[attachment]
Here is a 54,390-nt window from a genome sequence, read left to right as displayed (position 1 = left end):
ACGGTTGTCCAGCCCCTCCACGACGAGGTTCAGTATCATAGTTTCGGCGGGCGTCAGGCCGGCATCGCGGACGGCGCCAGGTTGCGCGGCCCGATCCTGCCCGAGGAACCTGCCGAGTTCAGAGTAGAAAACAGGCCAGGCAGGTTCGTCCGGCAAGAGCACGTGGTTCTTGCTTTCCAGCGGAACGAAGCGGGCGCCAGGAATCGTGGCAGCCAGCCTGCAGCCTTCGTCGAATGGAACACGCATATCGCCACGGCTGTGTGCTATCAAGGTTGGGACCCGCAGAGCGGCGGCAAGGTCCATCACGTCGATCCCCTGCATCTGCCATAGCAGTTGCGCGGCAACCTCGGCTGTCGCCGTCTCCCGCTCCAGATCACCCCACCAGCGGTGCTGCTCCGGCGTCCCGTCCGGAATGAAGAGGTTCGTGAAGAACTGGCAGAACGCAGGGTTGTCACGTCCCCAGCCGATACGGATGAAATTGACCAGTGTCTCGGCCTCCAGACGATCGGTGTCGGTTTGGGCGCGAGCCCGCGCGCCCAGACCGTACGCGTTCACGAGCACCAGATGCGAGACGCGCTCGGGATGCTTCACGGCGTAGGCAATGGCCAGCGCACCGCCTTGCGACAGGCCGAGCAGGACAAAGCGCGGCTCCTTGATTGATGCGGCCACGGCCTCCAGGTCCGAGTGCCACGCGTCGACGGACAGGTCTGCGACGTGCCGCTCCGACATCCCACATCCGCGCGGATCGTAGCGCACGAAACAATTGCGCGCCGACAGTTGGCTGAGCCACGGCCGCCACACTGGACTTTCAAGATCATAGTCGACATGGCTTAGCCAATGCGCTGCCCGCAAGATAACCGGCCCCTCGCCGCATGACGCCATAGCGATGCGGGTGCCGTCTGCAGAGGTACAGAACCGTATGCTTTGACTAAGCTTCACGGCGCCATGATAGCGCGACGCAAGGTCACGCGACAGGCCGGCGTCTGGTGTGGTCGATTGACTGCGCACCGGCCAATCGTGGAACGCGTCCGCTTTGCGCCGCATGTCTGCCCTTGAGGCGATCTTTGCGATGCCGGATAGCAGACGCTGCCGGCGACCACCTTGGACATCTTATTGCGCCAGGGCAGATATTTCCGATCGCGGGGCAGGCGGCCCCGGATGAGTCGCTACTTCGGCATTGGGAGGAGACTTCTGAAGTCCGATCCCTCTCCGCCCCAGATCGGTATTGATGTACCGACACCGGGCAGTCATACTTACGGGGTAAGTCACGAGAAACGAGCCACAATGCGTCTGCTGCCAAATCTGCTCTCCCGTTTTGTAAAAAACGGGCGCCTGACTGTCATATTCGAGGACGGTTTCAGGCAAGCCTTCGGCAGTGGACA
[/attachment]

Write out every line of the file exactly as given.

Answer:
Here is a 54,390-nt window from a genome sequence, read left to right as displayed (position 1 = left end):
ACGGTTGTCCAGCCCCTCCACGACGAGGTTCAGTATCATAGTTTCGGCGGGCGTCAGGCCGGCATCGCGGACGGCGCCAGGTTGCGCGGCCCGATCCTGCCCGAGGAACCTGCCGAGTTCAGAGTAGAAAACAGGCCAGGCAGGTTCGTCCGGCAAGAGCACGTGGTTCTTGCTTTCCAGCGGAACGAAGCGGGCGCCAGGAATCGTGGCAGCCAGCCTGCAGCCTTCGTCGAATGGAACACGCATATCGCCACGGCTGTGTGCTATCAAGGTTGGGACCCGCAGAGCGGCGGCAAGGTCCATCACGTCGATCCCCTGCATCTGCCATAGCAGTTGCGCGGCAACCTCGGCTGTCGCCGTCTCCCGCTCCAGATCACCCCACCAGCGGTGCTGCTCCGGCGTCCCGTCCGGAATGAAGAGGTTCGTGAAGAACTGGCAGAACGCAGGGTTGTCACGTCCCCAGCCGATACGGATGAAATTGACCAGTGTCTCGGCCTCCAGACGATCGGTGTCGGTTTGGGCGCGAGCCCGCGCGCCCAGACCGTACGCGTTCACGAGCACCAGATGCGAGACGCGCTCGGGATGCTTCACGGCGTAGGCAATGGCCAGCGCACCGCCTTGCGACAGGCCGAGCAGGACAAAGCGCGGCTCCTTGATTGATGCGGCCACGGCCTCCAGGTCCGAGTGCCACGCGTCGACGGACAGGTCTGCGACGTGCCGCTCCGACATCCCACATCCGCGCGGATCGTAGCGCACGAAACAATTGCGCGCCGACAGTTGGCTGAGCCACGGCCGCCACACTGGACTTTCAAGATCATAGTCGACATGGCTTAGCCAATGCGCTGCCCGCAAGATAACCGGCCCCTCGCCGCATGACGCCATAGCGATGCGGGTGCCGTCTGCAGAGGTACAGAACCGTATGCTTTGACTAAGCTTCACGGCGCCATGATAGCGCGACGCAAGGTCACGCGACAGGCCGGCGTCTGGTGTGGTCGATTGACTGCGCACCGGCCAATCGTGGAACGCGTCCGCTTTGCGCCGCATGTCTGCCCTTGAGGCGATCTTTGCGATGCCGGATAGCAGACGCTGCCGGCGACCACCTTGGACATCTTATTGCGCCAGGGCAGATATTTCCGATCGCGGGGCAGGCGGCCCCGGATGAGTCGCTACTTCGGCATTGGGAGGAGACTTCTGAAGTCCGATCCCTCTCCGCCCCAGATCGGTATTGATGTACCGACACCGGGCAGTCATACTTACGGGGTAAGTCACGAGAAACGAGCCACAATGCGTCTGCTGCCAAATCTGCTCTCCCGTTTTGTAAAAAACGGGCGCCTGACTGTCATATTCGAGGACGGTTTCAGGCAAGCCTTCGGCAGTGGACA